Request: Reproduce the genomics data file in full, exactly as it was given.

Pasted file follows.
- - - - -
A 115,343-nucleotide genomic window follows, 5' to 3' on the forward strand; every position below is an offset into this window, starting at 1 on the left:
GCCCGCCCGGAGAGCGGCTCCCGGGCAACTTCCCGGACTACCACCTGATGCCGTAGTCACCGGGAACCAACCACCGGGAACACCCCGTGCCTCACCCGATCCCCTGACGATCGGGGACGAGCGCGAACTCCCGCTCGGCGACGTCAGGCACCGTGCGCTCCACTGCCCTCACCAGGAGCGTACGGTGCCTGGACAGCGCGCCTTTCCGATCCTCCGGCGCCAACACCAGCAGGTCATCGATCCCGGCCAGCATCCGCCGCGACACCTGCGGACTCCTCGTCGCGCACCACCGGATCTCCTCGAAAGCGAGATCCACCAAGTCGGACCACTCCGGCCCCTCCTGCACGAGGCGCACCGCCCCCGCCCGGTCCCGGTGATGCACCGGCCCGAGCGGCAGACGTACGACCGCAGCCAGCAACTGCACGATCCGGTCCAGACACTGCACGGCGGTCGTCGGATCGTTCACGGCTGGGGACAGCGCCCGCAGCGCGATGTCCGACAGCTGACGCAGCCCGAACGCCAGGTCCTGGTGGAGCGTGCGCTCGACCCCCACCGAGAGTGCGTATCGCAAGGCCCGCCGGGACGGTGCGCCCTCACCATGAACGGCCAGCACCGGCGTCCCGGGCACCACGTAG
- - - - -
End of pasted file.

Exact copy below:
A 115,343-nucleotide genomic window follows, 5' to 3' on the forward strand; every position below is an offset into this window, starting at 1 on the left:
GCCCGCCCGGAGAGCGGCTCCCGGGCAACTTCCCGGACTACCACCTGATGCCGTAGTCACCGGGAACCAACCACCGGGAACACCCCGTGCCTCACCCGATCCCCTGACGATCGGGGACGAGCGCGAACTCCCGCTCGGCGACGTCAGGCACCGTGCGCTCCACTGCCCTCACCAGGAGCGTACGGTGCCTGGACAGCGCGCCTTTCCGATCCTCCGGCGCCAACACCAGCAGGTCATCGATCCCGGCCAGCATCCGCCGCGACACCTGCGGACTCCTCGTCGCGCACCACCGGATCTCCTCGAAAGCGAGATCCACCAAGTCGGACCACTCCGGCCCCTCCTGCACGAGGCGCACCGCCCCCGCCCGGTCCCGGTGATGCACCGGCCCGAGCGGCAGACGTACGACCGCAGCCAGCAACTGCACGATCCGGTCCAGACACTGCACGGCGGTCGTCGGATCGTTCACGGCTGGGGACAGCGCCCGCAGCGCGATGTCCGACAGCTGACGCAGCCCGAACGCCAGGTCCTGGTGGAGCGTGCGCTCGACCCCCACCGAGAGTGCGTATCGCAAGGCCCGCCGGGACGGTGCGCCCTCACCATGAACGGCCAGCACCGGCGTCCCGGGCACCACGTAG